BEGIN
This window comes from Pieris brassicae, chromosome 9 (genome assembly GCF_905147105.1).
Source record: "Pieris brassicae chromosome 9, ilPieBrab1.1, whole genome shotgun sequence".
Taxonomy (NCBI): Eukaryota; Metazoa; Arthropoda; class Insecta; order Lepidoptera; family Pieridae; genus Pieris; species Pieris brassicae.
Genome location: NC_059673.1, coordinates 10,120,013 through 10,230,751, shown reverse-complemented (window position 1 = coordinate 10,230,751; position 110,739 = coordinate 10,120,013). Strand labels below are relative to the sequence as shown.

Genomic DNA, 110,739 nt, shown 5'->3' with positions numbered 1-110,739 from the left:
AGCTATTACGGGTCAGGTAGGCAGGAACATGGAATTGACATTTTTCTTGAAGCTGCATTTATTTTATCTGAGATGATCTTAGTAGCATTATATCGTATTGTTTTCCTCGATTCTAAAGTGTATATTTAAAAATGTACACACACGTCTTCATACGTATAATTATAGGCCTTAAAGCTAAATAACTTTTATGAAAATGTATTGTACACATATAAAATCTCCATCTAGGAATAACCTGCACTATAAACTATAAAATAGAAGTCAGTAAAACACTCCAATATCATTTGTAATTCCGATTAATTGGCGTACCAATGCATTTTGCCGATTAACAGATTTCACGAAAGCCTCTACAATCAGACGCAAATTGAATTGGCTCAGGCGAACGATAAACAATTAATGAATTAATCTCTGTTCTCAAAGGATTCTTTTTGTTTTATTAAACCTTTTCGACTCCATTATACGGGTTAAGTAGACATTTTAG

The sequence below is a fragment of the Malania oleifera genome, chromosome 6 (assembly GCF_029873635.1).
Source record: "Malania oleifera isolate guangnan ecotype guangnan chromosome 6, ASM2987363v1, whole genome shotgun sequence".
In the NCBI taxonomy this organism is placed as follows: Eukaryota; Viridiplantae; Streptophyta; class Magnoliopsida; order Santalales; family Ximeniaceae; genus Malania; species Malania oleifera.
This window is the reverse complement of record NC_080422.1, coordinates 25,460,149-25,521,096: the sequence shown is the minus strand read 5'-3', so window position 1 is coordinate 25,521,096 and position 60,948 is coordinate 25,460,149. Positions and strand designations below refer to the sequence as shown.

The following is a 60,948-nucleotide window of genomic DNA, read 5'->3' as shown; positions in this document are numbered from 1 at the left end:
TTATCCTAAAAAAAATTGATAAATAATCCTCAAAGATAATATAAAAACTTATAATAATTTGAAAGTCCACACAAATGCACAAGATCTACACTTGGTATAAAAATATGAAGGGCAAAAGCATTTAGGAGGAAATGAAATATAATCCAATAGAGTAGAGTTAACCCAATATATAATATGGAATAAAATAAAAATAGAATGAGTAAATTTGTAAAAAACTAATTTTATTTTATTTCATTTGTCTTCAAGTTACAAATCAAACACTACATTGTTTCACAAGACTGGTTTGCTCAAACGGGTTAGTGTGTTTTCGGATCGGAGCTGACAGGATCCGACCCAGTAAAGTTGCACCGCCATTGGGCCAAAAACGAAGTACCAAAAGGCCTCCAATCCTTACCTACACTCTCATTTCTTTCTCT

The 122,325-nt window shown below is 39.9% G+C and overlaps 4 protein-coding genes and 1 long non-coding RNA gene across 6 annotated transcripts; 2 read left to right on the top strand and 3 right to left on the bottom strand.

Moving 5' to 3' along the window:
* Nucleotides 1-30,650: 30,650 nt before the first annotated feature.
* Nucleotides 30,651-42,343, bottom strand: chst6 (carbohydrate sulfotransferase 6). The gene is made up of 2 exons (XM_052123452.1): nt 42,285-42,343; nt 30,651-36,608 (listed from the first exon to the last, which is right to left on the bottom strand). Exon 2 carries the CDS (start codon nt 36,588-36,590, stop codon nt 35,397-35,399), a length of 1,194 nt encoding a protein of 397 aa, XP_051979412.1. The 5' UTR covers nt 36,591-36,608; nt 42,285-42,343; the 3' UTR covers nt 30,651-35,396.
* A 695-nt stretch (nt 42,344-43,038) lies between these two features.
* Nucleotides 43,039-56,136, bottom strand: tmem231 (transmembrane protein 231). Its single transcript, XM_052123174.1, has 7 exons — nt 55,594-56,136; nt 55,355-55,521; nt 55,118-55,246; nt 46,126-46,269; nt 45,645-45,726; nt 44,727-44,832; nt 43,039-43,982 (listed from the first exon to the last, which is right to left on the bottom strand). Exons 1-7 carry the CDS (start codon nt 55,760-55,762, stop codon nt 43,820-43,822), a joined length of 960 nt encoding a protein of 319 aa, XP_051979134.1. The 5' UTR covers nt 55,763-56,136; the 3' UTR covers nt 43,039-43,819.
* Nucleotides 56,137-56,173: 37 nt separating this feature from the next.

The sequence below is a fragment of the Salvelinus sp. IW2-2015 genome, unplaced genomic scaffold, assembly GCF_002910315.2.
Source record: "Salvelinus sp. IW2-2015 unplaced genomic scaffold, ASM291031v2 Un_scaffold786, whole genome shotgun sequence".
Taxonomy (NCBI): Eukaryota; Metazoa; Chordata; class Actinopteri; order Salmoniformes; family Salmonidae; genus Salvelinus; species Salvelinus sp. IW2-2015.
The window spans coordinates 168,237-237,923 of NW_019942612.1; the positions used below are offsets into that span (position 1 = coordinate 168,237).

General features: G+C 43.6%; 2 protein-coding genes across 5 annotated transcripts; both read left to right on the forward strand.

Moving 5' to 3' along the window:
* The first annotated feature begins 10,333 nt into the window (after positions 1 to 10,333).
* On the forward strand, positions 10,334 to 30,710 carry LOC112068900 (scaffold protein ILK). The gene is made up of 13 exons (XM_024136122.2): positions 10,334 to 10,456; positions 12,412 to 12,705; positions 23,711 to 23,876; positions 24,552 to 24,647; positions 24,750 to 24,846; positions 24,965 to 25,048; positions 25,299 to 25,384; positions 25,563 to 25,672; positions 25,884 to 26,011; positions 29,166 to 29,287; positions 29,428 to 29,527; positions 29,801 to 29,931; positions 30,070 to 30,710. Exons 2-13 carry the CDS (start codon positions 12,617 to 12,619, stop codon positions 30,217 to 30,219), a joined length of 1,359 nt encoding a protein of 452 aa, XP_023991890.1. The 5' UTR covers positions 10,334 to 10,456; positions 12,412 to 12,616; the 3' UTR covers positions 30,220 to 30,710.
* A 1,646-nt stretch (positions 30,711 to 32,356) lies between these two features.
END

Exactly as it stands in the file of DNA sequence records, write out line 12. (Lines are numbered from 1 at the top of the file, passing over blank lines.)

TTATCCTAAAAAAAATTGATAAATAATCCTCAAAGATAATATAAAAACTTATAATAATTTGAAAGTCCACACAAATGCACAAGATCTACACTTGGTATAAAAATATGAAGGGCAAAAGCATTTAGGAGGAAATGAAATATAATCCAATAGAGTAGAGTTAACCCAATATATAATATGGAATAAAATAAAAATAGAATGAGTAAATTTGTAAAAAACTAATTTTATTTTATTTCATTTGTCTTCAAGTTACAAATCAAACACTACATTGTTTCACAAGACTGGTTTGCTCAAACGGGTTAGTGTGTTTTCGGATCGGAGCTGACAGGATCCGACCCAGTAAAGTTGCACCGCCATTGGGCCAAAAACGAAGTACCAAAAGGCCTCCAATCCTTACCTACACTCTCATTTCTTTCTCT